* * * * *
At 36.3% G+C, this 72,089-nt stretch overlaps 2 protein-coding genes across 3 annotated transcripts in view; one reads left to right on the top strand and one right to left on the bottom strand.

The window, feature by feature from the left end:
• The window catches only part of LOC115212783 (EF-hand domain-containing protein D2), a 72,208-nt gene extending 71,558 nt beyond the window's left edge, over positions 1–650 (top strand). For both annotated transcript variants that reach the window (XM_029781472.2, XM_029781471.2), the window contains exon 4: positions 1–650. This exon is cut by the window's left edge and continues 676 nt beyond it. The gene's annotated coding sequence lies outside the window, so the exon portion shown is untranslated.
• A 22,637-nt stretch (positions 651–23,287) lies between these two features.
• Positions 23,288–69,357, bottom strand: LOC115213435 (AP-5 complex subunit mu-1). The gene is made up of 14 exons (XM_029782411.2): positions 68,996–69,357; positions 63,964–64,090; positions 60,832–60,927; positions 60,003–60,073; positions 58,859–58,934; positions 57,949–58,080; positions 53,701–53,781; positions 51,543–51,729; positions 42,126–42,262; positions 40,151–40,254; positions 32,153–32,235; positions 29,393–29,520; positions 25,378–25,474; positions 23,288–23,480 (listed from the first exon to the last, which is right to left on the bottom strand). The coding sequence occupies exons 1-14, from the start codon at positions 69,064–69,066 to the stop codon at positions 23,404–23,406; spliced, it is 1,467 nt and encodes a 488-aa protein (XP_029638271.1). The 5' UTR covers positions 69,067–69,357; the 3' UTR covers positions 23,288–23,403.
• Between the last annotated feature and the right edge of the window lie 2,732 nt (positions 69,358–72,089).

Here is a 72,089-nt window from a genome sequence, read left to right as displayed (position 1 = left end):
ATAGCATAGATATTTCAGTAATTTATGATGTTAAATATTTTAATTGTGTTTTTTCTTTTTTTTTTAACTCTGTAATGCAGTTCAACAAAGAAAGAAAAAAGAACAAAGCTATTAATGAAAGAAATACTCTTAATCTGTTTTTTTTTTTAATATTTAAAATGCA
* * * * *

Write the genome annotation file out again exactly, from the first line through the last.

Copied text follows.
At 36.3% G+C, this 72,089-nt stretch overlaps 2 protein-coding genes across 3 annotated transcripts in view; one reads left to right on the top strand and one right to left on the bottom strand.

The window, feature by feature from the left end:
• The window catches only part of LOC115212783 (EF-hand domain-containing protein D2), a 72,208-nt gene extending 71,558 nt beyond the window's left edge, over positions 1–650 (top strand). For both annotated transcript variants that reach the window (XM_029781472.2, XM_029781471.2), the window contains exon 4: positions 1–650. This exon is cut by the window's left edge and continues 676 nt beyond it. The gene's annotated coding sequence lies outside the window, so the exon portion shown is untranslated.
• A 22,637-nt stretch (positions 651–23,287) lies between these two features.
• Positions 23,288–69,357, bottom strand: LOC115213435 (AP-5 complex subunit mu-1). The gene is made up of 14 exons (XM_029782411.2): positions 68,996–69,357; positions 63,964–64,090; positions 60,832–60,927; positions 60,003–60,073; positions 58,859–58,934; positions 57,949–58,080; positions 53,701–53,781; positions 51,543–51,729; positions 42,126–42,262; positions 40,151–40,254; positions 32,153–32,235; positions 29,393–29,520; positions 25,378–25,474; positions 23,288–23,480 (listed from the first exon to the last, which is right to left on the bottom strand). The coding sequence occupies exons 1-14, from the start codon at positions 69,064–69,066 to the stop codon at positions 23,404–23,406; spliced, it is 1,467 nt and encodes a 488-aa protein (XP_029638271.1). The 5' UTR covers positions 69,067–69,357; the 3' UTR covers positions 23,288–23,403.
• Between the last annotated feature and the right edge of the window lie 2,732 nt (positions 69,358–72,089).

Here is a 72,089-nt window from a genome sequence, read left to right as displayed (position 1 = left end):
ATAGCATAGATATTTCAGTAATTTATGATGTTAAATATTTTAATTGTGTTTTTTCTTTTTTTTTTAACTCTGTAATGCAGTTCAACAAAGAAAGAAAAAAGAACAAAGCTATTAATGAAAGAAATACTCTTAATCTGTTTTTTTTTTTAATATTTAAAATGCA